Best Ideas with Contrarian Views
Hartford International Equity Fund
Author: Ticker Magazine
Last Update: Nov 06, 8:48 AM EST
|Not all financial markets are as efficient as the developed U.S. market. For investors with contrarian views and research resources, however, out-of-favor stocks in Canada, Europe, and the Asia-Pacific region can be particularly attractive. Kent Stahl, portfolio manager of the Hartford International Equity Fund, complements the input of a global research team with a factor-based risk management approach to build a diversified portfolio.
“Compared to the U.S., the non-U.S. market tends to be less efficient, and broader cap, style, or geography yield even more inefficiencies. The consistency of our performance has been predicated on the strength of our stock picking in less efficient segments of the market.”
We are high-conviction investors but also risk-focused. I have 30 years of experience studying factor markets and seeing how these things mean-revert, and I am very disciplined in following this strategy.
Q: Can you share examples of your research process?
One example would be one of our current top active positions, a Russian multinational technology company that serves essentially as a Russian Google, a search engine and social media site. We bought it amid broad global concerns over Russia, particularly after Russia’s military incursions into the Ukraine. The ruble was plummeting, but the company featured a stable, cash-flow-generated model.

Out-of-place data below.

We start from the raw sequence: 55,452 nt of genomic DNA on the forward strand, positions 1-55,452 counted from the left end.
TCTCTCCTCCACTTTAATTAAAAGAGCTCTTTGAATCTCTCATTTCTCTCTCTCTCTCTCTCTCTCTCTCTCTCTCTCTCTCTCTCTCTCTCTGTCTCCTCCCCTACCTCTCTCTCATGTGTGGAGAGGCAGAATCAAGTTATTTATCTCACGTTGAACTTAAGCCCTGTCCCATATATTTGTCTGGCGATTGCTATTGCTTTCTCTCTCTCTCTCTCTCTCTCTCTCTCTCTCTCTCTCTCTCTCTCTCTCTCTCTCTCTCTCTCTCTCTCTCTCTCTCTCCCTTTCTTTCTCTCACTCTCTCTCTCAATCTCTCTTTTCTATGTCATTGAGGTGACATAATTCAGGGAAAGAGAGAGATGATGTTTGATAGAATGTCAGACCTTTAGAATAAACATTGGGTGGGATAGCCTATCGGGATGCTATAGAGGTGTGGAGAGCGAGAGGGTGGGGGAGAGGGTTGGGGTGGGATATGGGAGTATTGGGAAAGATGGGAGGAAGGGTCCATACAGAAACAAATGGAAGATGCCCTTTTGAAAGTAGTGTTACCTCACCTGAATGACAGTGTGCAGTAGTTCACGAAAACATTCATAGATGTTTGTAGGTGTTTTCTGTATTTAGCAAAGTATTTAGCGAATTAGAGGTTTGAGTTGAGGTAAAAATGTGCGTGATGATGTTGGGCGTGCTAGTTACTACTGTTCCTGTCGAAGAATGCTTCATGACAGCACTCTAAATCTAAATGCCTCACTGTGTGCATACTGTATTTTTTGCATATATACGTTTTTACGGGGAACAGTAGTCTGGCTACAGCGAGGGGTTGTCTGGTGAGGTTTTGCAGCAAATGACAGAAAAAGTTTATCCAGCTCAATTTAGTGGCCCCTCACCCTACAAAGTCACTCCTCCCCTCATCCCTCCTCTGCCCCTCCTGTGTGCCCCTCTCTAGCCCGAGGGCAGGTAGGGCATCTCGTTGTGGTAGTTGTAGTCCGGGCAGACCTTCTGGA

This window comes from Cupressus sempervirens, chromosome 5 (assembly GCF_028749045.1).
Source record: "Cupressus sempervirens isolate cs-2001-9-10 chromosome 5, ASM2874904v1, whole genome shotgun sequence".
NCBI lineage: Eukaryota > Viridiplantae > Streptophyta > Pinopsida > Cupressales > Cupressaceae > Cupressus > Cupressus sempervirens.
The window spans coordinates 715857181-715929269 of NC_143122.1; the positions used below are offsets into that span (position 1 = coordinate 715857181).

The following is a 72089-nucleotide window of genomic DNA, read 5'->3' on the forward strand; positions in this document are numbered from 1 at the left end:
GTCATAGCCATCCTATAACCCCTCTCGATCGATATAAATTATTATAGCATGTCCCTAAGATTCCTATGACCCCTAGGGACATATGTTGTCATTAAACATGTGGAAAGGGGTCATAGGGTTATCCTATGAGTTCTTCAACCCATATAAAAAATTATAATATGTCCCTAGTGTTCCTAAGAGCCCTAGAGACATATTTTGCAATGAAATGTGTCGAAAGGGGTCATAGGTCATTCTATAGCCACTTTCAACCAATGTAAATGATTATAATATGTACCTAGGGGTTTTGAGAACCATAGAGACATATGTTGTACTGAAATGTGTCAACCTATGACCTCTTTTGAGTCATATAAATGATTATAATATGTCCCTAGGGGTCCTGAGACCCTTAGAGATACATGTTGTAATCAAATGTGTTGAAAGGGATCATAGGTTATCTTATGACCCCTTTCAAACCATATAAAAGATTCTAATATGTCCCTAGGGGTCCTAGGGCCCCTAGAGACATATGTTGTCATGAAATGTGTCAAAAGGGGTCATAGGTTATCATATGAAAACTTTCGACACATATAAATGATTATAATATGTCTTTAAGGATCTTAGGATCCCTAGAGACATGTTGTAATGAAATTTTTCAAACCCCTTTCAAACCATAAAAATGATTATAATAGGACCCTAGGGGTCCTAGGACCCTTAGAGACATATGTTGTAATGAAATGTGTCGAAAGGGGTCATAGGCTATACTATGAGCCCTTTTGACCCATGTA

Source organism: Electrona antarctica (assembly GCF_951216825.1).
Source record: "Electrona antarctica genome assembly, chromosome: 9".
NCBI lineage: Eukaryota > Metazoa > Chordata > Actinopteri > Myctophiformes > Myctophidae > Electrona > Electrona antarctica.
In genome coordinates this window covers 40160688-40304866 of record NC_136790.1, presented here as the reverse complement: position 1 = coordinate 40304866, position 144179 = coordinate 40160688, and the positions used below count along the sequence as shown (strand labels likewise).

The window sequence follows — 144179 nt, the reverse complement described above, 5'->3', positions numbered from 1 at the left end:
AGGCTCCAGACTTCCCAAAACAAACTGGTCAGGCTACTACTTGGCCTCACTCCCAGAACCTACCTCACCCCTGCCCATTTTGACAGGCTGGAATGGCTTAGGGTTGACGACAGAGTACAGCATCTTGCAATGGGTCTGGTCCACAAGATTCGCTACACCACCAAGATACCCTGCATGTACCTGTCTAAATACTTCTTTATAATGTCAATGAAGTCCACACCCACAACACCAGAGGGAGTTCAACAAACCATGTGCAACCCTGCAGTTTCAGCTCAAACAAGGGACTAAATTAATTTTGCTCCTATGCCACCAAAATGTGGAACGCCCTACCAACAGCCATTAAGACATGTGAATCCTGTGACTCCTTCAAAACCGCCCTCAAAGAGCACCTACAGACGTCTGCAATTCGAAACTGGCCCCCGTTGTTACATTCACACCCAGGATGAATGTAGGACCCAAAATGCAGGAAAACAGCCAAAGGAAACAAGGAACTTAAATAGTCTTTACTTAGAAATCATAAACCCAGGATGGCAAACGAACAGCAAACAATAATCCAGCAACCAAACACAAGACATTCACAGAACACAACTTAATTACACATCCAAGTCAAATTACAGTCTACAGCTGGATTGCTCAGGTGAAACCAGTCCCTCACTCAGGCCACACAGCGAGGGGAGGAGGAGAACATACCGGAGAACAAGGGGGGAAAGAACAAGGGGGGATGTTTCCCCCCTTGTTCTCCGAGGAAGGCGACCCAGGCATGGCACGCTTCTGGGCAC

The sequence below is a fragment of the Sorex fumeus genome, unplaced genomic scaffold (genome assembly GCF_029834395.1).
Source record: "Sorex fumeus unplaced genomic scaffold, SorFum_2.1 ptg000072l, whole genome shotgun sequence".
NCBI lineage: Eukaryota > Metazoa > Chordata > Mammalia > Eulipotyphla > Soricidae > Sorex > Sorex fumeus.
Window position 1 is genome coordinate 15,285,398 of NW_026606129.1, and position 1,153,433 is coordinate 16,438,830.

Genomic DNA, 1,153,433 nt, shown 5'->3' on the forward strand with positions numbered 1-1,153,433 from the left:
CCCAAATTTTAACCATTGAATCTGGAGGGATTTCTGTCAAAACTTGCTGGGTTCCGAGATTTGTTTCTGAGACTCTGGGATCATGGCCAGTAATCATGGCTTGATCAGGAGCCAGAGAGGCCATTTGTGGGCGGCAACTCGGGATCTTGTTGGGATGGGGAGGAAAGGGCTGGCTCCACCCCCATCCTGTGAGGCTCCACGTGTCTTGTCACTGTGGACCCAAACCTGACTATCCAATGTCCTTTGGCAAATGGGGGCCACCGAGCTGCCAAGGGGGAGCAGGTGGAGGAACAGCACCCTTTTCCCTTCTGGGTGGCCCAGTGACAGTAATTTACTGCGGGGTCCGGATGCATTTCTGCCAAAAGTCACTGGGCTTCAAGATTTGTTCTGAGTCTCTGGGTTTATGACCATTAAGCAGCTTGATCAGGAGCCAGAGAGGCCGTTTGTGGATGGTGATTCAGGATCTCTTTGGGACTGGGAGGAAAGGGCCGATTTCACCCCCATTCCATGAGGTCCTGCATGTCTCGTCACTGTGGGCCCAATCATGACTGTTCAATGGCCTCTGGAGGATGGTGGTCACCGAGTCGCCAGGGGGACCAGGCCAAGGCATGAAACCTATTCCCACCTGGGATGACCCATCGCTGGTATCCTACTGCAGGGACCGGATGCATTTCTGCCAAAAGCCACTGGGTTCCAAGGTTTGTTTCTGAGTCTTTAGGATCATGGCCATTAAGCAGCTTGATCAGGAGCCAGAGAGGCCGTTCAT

The stock was cheap and our IT analyst, emerging market equity team, and investors from our contrarian team had all done fundamental analysis on the company and identified it a great business, despite Russia’s volatile situation. We get lots of input and dialog on the country, sector, and style before anything goes into the portfolio.
In contrast and showing our breadth of stocks, our top holdings also include a few Canadian banks. The reason we like Canadian banks is because they are much like U.S. banks in terms of loan growth and higher interest rates. In fact, Canada is even better than the U.S. in that its banking market is much more consolidated. Four banks in Canada represent 95% of the market share, so they are more profitable, cheaper, and higher quality than is typical in non-U.S. markets. When the market goes down, Canadian banks have historically done well.
Interestingly, most international investors start out with an EAFE (Europe, Australasia, Far East) mindset and overlook Canada, despite the fact that it is represented in the MSCI ACWI ex USA Index. We try to exploit that oversight, as they are simultaneously a great diversifier and business model.
Recently, we have been finding a lot of opportunities in India because we believe in the long-term sustainability of India’s recovery in terms of deregulation and the many improvements that have been made.
The reform of India’s financial system spells opportunity for us, and we currently own three of India’s banks including a former state-run bank that stands to benefit from recent currency reform steps. The government has eliminated large-denominated bills to eradicate the black market, forcing more money through the deposit system versus the black market by making it more difficult to hoard cash.